Medalla: Crypto trading is akin to gambling


MACTAN, Cebu—Bangko Sentral ng Pilipinas Governor Felipe M. Medalla said the use of cryptocurrency, mainly by younger people, is akin to gambling due to the huge losses they incur when trading their digital assets.

He said that while it may be argued that this is their personal problem because this is their own money, regulation becomes stricter when crypto currency meets the banking.

“The point where the crypto gets changed into pesos or bank accounts—that’s the time where all regulations come in. As you know, whether it’s crypto or regular banking, the entire world is afraid that cross-border movements of money could be financing things that are quite destructive,” Medalla said in a news conference after the meeting of the Financial Stability Board (FSB) regional consultative group for Asia.

“Indeed, our big problem is the Philippines is in the gray list, which has possible consequences. We have had a moratorium of issuances of what we call VASP, Virtual Assets Service Provider—these are the things we want to address,” Medalla said.

The BSP recognizes that virtual asset systems have the potential to revolutionize the delivery of financial services by providing faster and more economical means of moving funds, both domestic and international, and may further support financial inclusion.

In its circular passed in 2021, BSP said it believes these benefits, however, should be considered along with the risks in virtual assets, considering the higher degree of anonymity involved, the velocity of transactions, volatility of prices and global accessibility.

Medalla said he personally does not think protecting the investor is the main concern of regulation of the virtual assets by the central bank.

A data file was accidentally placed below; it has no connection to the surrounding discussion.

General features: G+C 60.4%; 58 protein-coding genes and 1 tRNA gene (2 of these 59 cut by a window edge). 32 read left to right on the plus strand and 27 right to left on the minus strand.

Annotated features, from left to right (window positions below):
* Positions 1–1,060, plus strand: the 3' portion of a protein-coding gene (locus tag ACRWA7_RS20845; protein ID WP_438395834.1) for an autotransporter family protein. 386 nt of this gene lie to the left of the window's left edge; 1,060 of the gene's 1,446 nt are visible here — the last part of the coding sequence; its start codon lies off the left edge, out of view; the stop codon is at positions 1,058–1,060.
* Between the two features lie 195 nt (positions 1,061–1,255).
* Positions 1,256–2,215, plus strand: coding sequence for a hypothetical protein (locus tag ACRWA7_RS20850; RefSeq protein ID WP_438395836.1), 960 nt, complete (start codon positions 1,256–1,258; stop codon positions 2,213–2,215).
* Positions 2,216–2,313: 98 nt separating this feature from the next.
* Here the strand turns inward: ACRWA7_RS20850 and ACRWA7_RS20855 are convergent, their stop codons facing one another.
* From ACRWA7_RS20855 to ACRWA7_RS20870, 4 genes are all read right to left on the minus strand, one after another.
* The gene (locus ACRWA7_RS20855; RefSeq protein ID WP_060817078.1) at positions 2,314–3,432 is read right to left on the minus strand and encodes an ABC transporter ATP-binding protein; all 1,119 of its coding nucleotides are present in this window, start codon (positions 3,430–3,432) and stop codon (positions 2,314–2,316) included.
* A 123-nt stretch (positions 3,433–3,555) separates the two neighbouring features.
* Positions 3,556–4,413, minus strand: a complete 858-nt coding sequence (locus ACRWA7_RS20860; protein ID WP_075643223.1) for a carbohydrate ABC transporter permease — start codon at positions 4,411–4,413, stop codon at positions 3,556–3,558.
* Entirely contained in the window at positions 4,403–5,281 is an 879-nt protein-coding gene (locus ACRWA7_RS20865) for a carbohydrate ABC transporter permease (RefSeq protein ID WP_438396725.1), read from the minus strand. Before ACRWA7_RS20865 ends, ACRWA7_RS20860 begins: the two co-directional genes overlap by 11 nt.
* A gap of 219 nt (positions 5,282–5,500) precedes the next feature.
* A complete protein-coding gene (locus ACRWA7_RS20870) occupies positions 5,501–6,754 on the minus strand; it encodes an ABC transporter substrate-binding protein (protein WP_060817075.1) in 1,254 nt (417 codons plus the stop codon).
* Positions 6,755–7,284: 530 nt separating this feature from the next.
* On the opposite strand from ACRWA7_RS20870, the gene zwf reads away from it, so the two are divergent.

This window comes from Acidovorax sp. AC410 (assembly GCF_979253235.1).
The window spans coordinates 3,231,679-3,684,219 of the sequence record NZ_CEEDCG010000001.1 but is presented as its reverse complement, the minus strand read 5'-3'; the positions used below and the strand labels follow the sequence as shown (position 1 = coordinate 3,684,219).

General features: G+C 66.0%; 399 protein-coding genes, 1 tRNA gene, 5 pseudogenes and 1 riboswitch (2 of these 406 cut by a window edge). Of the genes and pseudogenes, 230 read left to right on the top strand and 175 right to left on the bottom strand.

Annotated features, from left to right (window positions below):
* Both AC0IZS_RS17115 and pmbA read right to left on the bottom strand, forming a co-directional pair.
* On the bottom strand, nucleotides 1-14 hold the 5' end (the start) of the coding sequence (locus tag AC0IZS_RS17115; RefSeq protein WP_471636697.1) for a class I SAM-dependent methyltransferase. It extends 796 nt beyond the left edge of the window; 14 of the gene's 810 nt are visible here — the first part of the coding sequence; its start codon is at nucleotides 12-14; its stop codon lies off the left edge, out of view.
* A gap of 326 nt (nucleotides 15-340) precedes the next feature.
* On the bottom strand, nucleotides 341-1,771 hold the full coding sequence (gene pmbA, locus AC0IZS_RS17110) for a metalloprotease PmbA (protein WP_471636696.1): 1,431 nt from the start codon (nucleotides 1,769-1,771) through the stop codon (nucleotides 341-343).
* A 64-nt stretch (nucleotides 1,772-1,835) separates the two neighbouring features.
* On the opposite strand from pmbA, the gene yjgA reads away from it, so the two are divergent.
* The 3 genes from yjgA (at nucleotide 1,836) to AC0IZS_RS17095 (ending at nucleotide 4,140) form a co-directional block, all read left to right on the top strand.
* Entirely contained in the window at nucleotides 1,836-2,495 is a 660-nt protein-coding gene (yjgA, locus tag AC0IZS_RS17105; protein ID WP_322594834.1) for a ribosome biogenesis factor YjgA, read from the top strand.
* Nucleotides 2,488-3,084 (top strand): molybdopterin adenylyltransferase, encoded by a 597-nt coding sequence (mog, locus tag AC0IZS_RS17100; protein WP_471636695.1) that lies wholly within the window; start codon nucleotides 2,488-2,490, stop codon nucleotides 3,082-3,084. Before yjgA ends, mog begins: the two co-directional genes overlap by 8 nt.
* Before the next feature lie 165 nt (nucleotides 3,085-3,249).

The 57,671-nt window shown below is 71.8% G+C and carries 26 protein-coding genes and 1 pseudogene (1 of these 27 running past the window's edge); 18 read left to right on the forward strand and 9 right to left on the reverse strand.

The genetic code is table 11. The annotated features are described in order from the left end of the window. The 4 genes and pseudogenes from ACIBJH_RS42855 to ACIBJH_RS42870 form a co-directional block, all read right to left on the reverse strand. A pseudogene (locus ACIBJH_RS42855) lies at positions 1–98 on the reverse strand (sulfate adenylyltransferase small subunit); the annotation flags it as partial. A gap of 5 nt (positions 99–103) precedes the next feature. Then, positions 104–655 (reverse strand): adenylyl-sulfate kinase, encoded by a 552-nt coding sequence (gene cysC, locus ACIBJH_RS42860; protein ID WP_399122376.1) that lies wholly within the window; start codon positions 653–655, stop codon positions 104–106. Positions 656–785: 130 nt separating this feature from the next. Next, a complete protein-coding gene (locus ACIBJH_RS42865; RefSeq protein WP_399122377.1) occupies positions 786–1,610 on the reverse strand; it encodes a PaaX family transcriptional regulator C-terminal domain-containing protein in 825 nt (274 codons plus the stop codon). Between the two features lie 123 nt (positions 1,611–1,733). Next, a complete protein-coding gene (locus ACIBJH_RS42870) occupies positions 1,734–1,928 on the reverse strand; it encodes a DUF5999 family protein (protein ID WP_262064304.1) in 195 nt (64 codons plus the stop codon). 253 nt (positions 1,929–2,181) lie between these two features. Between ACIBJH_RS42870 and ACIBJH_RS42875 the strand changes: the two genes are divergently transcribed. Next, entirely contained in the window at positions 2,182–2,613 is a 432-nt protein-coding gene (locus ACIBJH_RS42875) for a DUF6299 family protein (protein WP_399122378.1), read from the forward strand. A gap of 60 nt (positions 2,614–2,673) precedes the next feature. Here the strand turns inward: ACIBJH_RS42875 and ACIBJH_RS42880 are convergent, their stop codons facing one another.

“If you’re willing to gamble your own money, it’s your loss. Although I have heard of anecdotes of young people almost committing suicide because they lost a lot. From my point of view, that’s the state of play that those things are not,” he said.

“Crypto for the Philippines is not a financial stability issue because it doesn’t involve too many people in that aspect, but it is an issue that may call the attention of the government one way or another,” he said.

Klaas Knot, chairman of the FSB, said the board is working to deliver a set of high-level recommendations on the regulation of stable coins and other crypto assets during its July G-20 meeting. “They are moving as fast as they can as well because the industry is very rapidly moving, so the quicker we can get it done, the better it is,” Knot said.

“But we try to make that lag [of one year] as short as possible given the rapid developments and as early as 2024, and in some jurisdictions, for instance, there is already a regulation in European markets in crypto assets,” he added.

The group also took into consideration countries that are not willing to implement the standards, which may cause all the crypto asset activity to migrate to more favorable jurisdictions. “We have to think about regulatory treatment which would be additionally punishing to those jurisdictions that try to play this holdout game where [there is] exposure, for instance, of the traditional financial institutions to crypto asset activities,” he said. Medalla said the good-use example of crypto assets is its utilization by many overseas Filipino workers as a cheaper means of sending money to their home towns.

“Now, if any, the minimum duty of the regulator is to find out if they can really deliver a stable exchange rate and clearly we have to look at the financial position, that the firm promises stability,” he said.

The process, however, will have to be done in an efficient way, he added.

Discussions of the FSB meeting in Cebu have centered around recent financial market developments and their impact on the region, the role of non-bank financial intermediation in Asia and the development of an effective global regulatory framework for crypto-assets.

The G20 has charged the FSB with the development of an effective and comprehensive regulatory framework for crypto-assets. Members shared experiences and developments in regulating crypto-assets, intermediaries and markets in their jurisdictions and recognized the need to mitigate the risks that may arise from them.